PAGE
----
Redesigning Customer Process Requires Cross-Functional Teams… Including HR


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For a long time, process redesign consisted of process experts reviewing work; going away and redesigning the work; then returning to tell workers how to work. But that was in the days when concern for process was limited to manufacturing, where rote workers did what they were told. True, manufacturing workers no longer bow down and accept orders the way they used to?but an even bigger shift from then to now is the evolving business process focal point.

The shift to customer-driven process

With manufacturing process largely addressed (for better or for worse), process attention is shifting from production to front and back offices plus service companies. Why does this matter?

First, because office/service settings (the O/S) largely determine how companies interact with customers, which creates the customer experience. And improving process to optimize customer experience, now called “Outside-In,” requires replacing traditional company-centric goals with customer goals, a huge transition for the process industry.

Second, because O/S environments include high percentages of knowledge workers, who show less than military discipline when told to do this or that (and I’m not just referring to sales and marketing folks). Process experts who try telling knowledge workers how to work aren’t very expert. In fact, as often as not they’ll get their heads handed to them on silver platters for their efforts. Worse yet, internal process people, usually business analysts, have no business trying to lead organizational change triggered by both O/S process change and shifts towards customer-centricity.

Redesigning O/S process requires organizational change

Changing the who and the what requires organizational change…

O/S process involves multiple functions and disciplines interacting with each other to accomplish work?not an assembly line but an often variable network of crisscrossing lines that can’t be changed in one place without changing work elsewhere. And it takes a bare modicum of changing work before starting to change who does what work. Then the fun begins. Changing the who and the what requires organizational change?which ranges in scope from reallocating work on the low impact end to eliminating entire functions and changing reporting responsibilities on the other. And speaking of potential disruption, on average HYM’s process redesign engagements produce a 20% reduction in FTE requirements (while improving customer experience and work quality both). However, barring mass firings, companies can’t get “from here to there” without designing change in cross-functional teams to build internal support and mitigate resistance?while also generating more insight than any process “expert” can glean from interviewing and observing how work flows.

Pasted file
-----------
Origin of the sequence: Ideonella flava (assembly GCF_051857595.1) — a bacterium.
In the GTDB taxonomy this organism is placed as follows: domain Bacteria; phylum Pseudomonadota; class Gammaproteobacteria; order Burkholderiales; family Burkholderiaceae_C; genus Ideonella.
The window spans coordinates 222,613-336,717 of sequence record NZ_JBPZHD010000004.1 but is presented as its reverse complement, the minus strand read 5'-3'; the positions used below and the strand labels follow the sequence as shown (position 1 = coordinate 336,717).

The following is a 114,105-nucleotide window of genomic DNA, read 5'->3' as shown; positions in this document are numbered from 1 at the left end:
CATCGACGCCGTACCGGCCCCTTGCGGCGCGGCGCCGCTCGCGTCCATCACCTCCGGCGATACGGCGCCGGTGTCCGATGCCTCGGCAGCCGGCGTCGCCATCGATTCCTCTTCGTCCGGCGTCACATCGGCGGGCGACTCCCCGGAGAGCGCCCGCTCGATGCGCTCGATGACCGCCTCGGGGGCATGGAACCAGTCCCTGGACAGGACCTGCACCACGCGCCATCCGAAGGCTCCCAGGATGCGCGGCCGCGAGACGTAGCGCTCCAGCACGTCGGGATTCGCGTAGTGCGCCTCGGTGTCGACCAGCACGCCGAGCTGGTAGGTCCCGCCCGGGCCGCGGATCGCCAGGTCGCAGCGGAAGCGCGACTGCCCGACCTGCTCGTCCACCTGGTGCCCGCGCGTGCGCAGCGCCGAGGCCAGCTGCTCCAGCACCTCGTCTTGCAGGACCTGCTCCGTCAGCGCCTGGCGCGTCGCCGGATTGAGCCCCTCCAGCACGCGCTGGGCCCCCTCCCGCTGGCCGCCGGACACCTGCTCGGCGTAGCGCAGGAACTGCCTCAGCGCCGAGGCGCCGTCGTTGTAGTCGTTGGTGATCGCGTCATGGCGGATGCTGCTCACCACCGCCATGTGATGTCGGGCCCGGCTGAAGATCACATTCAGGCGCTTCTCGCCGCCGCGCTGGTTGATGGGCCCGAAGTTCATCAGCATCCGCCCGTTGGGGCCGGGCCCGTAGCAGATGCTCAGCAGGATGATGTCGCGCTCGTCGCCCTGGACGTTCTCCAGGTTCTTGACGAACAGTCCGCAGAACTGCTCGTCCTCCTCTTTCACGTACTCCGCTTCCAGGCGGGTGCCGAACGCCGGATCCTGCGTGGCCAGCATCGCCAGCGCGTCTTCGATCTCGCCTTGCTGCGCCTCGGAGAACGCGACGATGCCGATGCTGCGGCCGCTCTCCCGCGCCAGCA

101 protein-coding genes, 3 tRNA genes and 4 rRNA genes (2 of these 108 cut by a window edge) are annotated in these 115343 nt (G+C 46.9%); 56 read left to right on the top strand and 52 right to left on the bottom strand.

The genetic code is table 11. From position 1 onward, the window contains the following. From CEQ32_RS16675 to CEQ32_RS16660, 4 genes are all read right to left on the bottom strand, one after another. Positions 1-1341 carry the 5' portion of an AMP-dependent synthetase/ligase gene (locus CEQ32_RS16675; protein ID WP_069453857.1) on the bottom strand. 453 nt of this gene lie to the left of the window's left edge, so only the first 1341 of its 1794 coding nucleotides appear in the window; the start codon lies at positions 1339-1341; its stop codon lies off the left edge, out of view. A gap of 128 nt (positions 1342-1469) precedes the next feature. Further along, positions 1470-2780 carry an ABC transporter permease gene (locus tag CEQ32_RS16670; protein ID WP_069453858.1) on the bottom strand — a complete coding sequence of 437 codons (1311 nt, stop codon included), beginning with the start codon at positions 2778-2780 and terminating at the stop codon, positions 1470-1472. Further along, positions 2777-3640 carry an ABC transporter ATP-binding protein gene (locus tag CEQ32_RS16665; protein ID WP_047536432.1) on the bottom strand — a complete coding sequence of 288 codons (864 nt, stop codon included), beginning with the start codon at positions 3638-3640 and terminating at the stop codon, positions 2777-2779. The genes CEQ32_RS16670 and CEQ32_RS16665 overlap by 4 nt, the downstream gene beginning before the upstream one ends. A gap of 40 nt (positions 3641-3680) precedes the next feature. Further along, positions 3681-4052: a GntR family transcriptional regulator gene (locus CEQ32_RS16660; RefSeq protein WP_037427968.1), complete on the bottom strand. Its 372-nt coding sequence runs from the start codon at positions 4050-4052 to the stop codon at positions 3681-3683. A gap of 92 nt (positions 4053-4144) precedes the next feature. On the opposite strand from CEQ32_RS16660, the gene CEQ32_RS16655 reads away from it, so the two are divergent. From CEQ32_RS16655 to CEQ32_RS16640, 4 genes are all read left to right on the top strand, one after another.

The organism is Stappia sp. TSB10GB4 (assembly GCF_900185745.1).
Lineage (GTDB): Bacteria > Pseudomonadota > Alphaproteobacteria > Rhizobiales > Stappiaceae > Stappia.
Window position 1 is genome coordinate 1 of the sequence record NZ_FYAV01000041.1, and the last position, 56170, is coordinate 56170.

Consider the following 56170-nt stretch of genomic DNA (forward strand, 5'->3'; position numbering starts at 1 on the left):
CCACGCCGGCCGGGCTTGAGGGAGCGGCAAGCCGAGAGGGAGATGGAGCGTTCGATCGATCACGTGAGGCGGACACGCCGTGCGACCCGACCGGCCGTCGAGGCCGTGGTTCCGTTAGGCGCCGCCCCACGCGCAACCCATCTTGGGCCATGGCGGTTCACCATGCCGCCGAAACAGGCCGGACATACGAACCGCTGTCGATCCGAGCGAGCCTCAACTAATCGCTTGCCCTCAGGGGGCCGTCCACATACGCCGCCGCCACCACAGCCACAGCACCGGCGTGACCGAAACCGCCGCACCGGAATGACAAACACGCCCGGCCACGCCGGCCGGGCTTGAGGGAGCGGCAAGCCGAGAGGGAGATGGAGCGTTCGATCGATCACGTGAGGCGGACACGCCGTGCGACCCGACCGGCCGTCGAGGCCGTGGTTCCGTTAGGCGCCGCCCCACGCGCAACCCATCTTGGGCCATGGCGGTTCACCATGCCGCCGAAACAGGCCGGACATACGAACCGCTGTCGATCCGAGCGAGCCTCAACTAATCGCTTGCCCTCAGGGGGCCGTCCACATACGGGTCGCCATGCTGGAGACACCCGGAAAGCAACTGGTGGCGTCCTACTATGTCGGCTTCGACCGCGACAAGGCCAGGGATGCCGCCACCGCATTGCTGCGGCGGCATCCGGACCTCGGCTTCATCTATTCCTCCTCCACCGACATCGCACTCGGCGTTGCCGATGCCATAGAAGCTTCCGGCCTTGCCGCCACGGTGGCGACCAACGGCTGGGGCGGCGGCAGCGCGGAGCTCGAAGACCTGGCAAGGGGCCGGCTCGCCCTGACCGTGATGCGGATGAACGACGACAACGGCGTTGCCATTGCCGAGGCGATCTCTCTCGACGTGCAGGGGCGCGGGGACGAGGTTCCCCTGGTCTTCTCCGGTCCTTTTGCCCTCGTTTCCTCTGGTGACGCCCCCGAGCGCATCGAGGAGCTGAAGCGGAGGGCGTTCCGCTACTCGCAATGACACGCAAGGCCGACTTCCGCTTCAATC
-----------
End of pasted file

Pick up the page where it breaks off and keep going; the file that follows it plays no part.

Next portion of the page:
Ah, yes. But who’s supposed to lead these teams?

Here’s where HR comes into play

Should HR play a role? Depends on who you talk to. Lots of line managers have it in for HR for “creating silly rules”?never mind they’re likely compliance-driven and hardly optional. Others have no use for a profession that addresses “touchy-feely” people issues. And some blame HR for staffing levels, salaries and “lost” promotion opportunities. So HR often becomes a whipping boy.

But smarter managers understand that O/S work, especially the customer-affecting activities, is surrounded by context?and successfully changing O/S work requires understanding the big picture. Plus, many totally get the danger of forming cross-functional teams to be led by someone with functional skin in the game?as in, “Hey, let’s let IT lead.” Or, “Let’s let marketing lead.” Wrong.